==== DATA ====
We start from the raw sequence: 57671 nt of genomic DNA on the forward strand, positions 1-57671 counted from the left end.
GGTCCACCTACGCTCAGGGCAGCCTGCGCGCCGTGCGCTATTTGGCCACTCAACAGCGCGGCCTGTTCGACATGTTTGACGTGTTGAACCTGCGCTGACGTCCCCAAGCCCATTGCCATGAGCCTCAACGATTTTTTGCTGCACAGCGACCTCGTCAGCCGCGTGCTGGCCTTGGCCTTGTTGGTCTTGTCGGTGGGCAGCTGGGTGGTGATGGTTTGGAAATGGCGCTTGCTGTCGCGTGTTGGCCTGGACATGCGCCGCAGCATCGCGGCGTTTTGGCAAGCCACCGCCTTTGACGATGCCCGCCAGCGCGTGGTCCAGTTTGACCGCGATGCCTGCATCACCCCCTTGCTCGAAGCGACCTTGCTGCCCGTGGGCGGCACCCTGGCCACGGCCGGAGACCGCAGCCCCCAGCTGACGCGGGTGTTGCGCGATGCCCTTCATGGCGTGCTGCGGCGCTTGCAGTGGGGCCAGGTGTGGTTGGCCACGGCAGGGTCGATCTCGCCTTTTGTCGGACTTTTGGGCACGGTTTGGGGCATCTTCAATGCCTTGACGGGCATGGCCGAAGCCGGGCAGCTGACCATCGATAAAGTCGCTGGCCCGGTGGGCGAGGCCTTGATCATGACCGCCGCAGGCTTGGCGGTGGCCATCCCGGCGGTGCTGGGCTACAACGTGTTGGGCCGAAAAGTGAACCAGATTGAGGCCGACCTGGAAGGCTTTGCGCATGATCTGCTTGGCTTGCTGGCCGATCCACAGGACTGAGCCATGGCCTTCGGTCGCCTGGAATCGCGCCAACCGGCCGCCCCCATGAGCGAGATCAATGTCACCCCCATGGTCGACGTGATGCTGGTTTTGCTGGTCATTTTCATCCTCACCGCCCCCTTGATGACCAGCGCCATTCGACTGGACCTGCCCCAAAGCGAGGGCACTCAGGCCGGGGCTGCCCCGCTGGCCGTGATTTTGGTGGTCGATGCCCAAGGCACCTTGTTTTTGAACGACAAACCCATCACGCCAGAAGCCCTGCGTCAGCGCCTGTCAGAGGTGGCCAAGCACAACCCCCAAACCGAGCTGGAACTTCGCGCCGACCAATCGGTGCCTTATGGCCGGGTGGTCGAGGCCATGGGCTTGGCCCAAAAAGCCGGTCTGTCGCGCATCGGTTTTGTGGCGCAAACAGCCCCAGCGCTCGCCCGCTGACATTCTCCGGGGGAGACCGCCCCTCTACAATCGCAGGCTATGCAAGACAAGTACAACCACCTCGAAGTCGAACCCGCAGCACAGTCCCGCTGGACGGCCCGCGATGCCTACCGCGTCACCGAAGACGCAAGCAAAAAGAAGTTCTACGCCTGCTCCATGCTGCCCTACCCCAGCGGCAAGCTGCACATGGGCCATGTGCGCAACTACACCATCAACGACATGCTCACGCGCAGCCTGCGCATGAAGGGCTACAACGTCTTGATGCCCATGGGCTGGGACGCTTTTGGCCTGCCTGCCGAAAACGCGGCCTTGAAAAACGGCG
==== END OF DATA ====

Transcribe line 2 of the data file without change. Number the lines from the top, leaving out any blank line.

GGTCCACCTACGCTCAGGGCAGCCTGCGCGCCGTGCGCTATTTGGCCACTCAACAGCGCGGCCTGTTCGACATGTTTGACGTGTTGAACCTGCGCTGACGTCCCCAAGCCCATTGCCATGAGCCTCAACGATTTTTTGCTGCACAGCGACCTCGTCAGCCGCGTGCTGGCCTTGGCCTTGTTGGTCTTGTCGGTGGGCAGCTGGGTGGTGATGGTTTGGAAATGGCGCTTGCTGTCGCGTGTTGGCCTGGACATGCGCCGCAGCATCGCGGCGTTTTGGCAAGCCACCGCCTTTGACGATGCCCGCCAGCGCGTGGTCCAGTTTGACCGCGATGCCTGCATCACCCCCTTGCTCGAAGCGACCTTGCTGCCCGTGGGCGGCACCCTGGCCACGGCCGGAGACCGCAGCCCCCAGCTGACGCGGGTGTTGCGCGATGCCCTTCATGGCGTGCTGCGGCGCTTGCAGTGGGGCCAGGTGTGGTTGGCCACGGCAGGGTCGATCTCGCCTTTTGTCGGACTTTTGGGCACGGTTTGGGGCATCTTCAATGCCTTGACGGGCATGGCCGAAGCCGGGCAGCTGACCATCGATAAAGTCGCTGGCCCGGTGGGCGAGGCCTTGATCATGACCGCCGCAGGCTTGGCGGTGGCCATCCCGGCGGTGCTGGGCTACAACGTGTTGGGCCGAAAAGTGAACCAGATTGAGGCCGACCTGGAAGGCTTTGCGCATGATCTGCTTGGCTTGCTGGCCGATCCACAGGACTGAGCCATGGCCTTCGGTCGCCTGGAATCGCGCCAACCGGCCGCCCCCATGAGCGAGATCAATGTCACCCCCATGGTCGACGTGATGCTGGTTTTGCTGGTCATTTTCATCCTCACCGCCCCCTTGATGACCAGCGCCATTCGACTGGACCTGCCCCAAAGCGAGGGCACTCAGGCCGGGGCTGCCCCGCTGGCCGTGATTTTGGTGGTCGATGCCCAAGGCACCTTGTTTTTGAACGACAAACCCATCACGCCAGAAGCCCTGCGTCAGCGCCTGTCAGAGGTGGCCAAGCACAACCCCCAAACCGAGCTGGAACTTCGCGCCGACCAATCGGTGCCTTATGGCCGGGTGGTCGAGGCCATGGGCTTGGCCCAAAAAGCCGGTCTGTCGCGCATCGGTTTTGTGGCGCAAACAGCCCCAGCGCTCGCCCGCTGACATTCTCCGGGGGAGACCGCCCCTCTACAATCGCAGGCTATGCAAGACAAGTACAACCACCTCGAAGTCGAACCCGCAGCACAGTCCCGCTGGACGGCCCGCGATGCCTACCGCGTCACCGAAGACGCAAGCAAAAAGAAGTTCTACGCCTGCTCCATGCTGCCCTACCCCAGCGGCAAGCTGCACATGGGCCATGTGCGCAACTACACCATCAACGACATGCTCACGCGCAGCCTGCGCATGAAGGGCTACAACGTCTTGATGCCCATGGGCTGGGACGCTTTTGGCCTGCCTGCCGAAAACGCGGCCTTGAAAAACGGCG